The fact of the matter is that there does seem to be a significant demand for mobile computers. Many computer manufacturers have tried to meet this demand with “netbooks”: very small versions of laptops.
The trouble is that laptops aren’t really mobile computers; they’re portable desktop computers. If you want to use a laptop you put it down on a surface and lean over the keyboard and screen. It’s terrific that they work sitting on surfaces as lopsided and off-balance as your lap while lying on the couch, but the mechanics are still pretty much the same as the desktop computer.
A portable computer can be moved when it’s not in use; a mobile computer is designed for use while it’s moving. The iPhone interface isn’t good because it looks good and works well in the “white vacuum” of the commercials. It’s good because it works while you’re carrying a bag, listening to music, and strolling down the street. More substantial sessions with mobile computers are characterized by the extraordinarily low cost of a context switch: there’s no need to establish or clean up a work space. You can read a Kindle while waiting in line at the grocery store knowing you’re not going to hold anybody up.
The most surprising thing to me about the iPhone is not all the nifty little mobile applications—I would have guessed that it’s possible to do those well. What surprises me is how competent the iPhone is at things that I had previously considered to be desktop tasks: web browsing and email. It turns out that the touch interface is more than sufficient to navigate a web browser, and most web sites are perfectly tolerable on a smaller screen with the iPhone’s excellent pan and zoom features. The on-screen keyboard is nothing like as fast as a desktop keyboard, but it’s easily enough for writing a few paragraphs of prose for an email.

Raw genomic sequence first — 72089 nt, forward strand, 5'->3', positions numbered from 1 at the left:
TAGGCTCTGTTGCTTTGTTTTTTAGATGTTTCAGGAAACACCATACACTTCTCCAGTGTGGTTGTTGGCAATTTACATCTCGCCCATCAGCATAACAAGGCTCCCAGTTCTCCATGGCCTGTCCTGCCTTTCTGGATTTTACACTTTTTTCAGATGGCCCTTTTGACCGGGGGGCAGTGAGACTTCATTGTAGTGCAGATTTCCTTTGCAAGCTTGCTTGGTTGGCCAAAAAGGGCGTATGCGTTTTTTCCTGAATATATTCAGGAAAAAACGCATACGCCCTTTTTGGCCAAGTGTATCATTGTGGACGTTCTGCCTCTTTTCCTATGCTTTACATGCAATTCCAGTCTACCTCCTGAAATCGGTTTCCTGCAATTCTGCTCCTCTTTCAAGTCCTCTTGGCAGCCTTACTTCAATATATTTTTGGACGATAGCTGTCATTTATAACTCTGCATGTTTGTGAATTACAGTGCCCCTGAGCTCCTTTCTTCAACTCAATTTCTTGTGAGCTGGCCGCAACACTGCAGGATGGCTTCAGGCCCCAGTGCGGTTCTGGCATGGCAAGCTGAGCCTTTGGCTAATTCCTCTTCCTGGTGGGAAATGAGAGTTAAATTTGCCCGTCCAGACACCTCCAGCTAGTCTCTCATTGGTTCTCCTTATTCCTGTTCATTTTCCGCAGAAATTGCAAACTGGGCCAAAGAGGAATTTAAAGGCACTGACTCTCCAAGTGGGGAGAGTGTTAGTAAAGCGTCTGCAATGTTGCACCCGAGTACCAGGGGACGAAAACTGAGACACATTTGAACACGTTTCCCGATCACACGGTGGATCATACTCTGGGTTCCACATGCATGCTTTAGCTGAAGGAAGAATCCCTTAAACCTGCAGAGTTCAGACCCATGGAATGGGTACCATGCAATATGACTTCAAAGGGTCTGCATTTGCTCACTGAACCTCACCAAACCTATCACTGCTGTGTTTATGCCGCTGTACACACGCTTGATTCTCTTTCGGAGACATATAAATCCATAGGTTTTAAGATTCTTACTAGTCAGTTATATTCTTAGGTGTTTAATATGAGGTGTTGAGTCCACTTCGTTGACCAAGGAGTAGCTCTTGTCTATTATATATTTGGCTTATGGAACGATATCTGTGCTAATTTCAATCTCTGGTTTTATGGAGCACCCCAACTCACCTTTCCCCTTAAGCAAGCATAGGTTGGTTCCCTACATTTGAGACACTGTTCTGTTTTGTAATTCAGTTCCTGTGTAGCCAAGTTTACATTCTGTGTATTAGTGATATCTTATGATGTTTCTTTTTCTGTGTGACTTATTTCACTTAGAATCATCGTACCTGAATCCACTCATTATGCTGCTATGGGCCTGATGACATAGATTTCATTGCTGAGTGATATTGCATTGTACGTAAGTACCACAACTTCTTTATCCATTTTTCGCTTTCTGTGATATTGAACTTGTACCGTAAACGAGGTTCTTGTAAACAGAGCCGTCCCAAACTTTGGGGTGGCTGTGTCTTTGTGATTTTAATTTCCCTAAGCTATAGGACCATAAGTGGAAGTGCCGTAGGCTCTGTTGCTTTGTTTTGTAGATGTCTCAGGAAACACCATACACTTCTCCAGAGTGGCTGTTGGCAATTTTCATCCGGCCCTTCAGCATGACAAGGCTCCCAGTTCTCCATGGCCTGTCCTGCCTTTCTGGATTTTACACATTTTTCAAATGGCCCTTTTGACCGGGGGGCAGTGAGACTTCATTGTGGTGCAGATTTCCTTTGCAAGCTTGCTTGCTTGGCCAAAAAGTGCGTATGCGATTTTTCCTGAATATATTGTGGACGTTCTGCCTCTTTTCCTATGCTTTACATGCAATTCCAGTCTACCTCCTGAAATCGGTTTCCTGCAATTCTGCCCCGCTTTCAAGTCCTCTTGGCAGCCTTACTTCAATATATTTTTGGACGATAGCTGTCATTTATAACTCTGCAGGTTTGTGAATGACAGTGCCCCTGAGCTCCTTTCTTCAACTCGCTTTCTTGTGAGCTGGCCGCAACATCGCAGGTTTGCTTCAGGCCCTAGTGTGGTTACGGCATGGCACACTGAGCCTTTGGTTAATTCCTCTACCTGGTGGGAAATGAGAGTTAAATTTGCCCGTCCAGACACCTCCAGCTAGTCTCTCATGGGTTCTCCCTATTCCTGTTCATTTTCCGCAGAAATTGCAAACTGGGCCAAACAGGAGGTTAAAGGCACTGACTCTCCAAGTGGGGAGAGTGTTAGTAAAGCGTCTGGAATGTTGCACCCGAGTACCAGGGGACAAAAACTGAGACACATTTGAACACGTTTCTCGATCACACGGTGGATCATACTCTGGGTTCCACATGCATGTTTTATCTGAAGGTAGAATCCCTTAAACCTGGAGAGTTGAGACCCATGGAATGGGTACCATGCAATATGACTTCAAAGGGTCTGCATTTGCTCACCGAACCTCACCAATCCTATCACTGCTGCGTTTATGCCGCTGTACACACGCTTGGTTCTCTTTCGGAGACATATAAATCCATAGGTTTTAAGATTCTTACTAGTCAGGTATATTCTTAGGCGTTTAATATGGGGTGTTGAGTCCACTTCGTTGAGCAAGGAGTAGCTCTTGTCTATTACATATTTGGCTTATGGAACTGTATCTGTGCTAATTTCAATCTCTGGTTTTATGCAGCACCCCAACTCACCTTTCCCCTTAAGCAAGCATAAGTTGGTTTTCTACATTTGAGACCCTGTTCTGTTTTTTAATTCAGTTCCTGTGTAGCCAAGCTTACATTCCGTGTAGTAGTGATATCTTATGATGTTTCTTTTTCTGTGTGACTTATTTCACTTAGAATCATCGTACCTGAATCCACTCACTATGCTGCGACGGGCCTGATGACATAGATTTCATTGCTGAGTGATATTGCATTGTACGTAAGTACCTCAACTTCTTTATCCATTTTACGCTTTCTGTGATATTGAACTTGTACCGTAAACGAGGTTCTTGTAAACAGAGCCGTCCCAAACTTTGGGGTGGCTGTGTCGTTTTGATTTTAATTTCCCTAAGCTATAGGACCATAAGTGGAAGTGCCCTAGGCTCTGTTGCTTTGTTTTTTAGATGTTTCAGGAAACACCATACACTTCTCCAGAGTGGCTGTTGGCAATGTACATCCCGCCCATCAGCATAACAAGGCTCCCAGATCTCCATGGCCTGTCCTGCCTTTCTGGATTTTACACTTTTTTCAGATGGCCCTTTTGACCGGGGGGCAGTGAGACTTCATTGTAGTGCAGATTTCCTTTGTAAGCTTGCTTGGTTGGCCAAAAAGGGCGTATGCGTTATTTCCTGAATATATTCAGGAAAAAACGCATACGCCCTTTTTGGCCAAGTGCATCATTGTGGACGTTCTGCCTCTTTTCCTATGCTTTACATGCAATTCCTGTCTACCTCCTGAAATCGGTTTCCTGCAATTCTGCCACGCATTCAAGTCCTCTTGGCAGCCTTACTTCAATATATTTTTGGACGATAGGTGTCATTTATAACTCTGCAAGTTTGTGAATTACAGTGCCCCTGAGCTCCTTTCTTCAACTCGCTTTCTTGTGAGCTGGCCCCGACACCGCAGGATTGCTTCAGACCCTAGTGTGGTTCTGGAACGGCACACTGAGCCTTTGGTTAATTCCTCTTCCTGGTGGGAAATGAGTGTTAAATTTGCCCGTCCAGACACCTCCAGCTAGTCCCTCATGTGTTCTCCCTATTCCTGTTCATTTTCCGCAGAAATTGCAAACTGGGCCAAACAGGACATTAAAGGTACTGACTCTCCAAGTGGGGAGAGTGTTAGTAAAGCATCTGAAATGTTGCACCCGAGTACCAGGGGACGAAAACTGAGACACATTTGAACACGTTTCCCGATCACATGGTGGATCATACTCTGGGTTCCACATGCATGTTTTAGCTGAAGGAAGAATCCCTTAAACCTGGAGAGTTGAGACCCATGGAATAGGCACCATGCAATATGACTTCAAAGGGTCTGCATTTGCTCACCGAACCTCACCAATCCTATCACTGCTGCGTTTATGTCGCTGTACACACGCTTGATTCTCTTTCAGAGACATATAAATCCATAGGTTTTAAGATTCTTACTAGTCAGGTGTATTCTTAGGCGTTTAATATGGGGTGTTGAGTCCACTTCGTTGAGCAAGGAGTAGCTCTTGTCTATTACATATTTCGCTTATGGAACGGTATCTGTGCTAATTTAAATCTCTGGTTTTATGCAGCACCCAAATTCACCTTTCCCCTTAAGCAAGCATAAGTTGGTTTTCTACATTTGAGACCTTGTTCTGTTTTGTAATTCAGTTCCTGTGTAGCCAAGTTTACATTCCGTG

The iPhone is competent at web browsing and email, but it’s not good enough to be competitive with desktop machines. Mainly, the screen is just too small. As mobile computers go, the iPhone scores big on “mobile”, but it doesn’t quite feel like a “computer” in the sense that it could be a replacement for much of my desktop computer use.
There’s a demand for some kind of a mobile computer that can do web browsing, emails, feed reading, and possibly even e-book reading. The demand doesn’t include a need for legacy applications (as supported by the fact that casual users actually accept Linux instead of Windows on the current devices that try to fill the niche). Apple has the most expertise in the mobile computing market. A tablet would be unlikely to cannibalize sales of either the iPhone or any of the Apple laptops. It makes sense that Apple will release something in this space.
The outstanding question is when. If Apple wanted lots of third-party applications available for such a device, then they’d need to announce it at WWDC in a week’s time: developers will be setting their schedules based on what is announced there.
But Apple doesn’t necessarily need third-party apps at launch. I’ve seen analysts talk about how the App Store is the key to the iPhone’s success, but of course the iPhone was a hit when it had only Apple applications. They could easily ship a tablet computer with nothing but Safari, Mail, and an eBook reader developed in-house in conjunction with Amazon, and wait six months to allow any third-party apps. In fact, this approach would allow Apple to set the standard for how tablet interfaces should work.
There’s a third option: Apple could ship with only apps from a few hand-picked developers given early access to the SDK. Developers Apple trusts to build quality interfaces, and to provide useful feedback on the APIs. Developers who are better at building certain kinds of must-have applications than Apple is. Developers who can be trusted to keep their knowledge of the device top secret throughout the project until the day the product—and their app—launches.
Anybody know what Brent Simmons has been up to lately?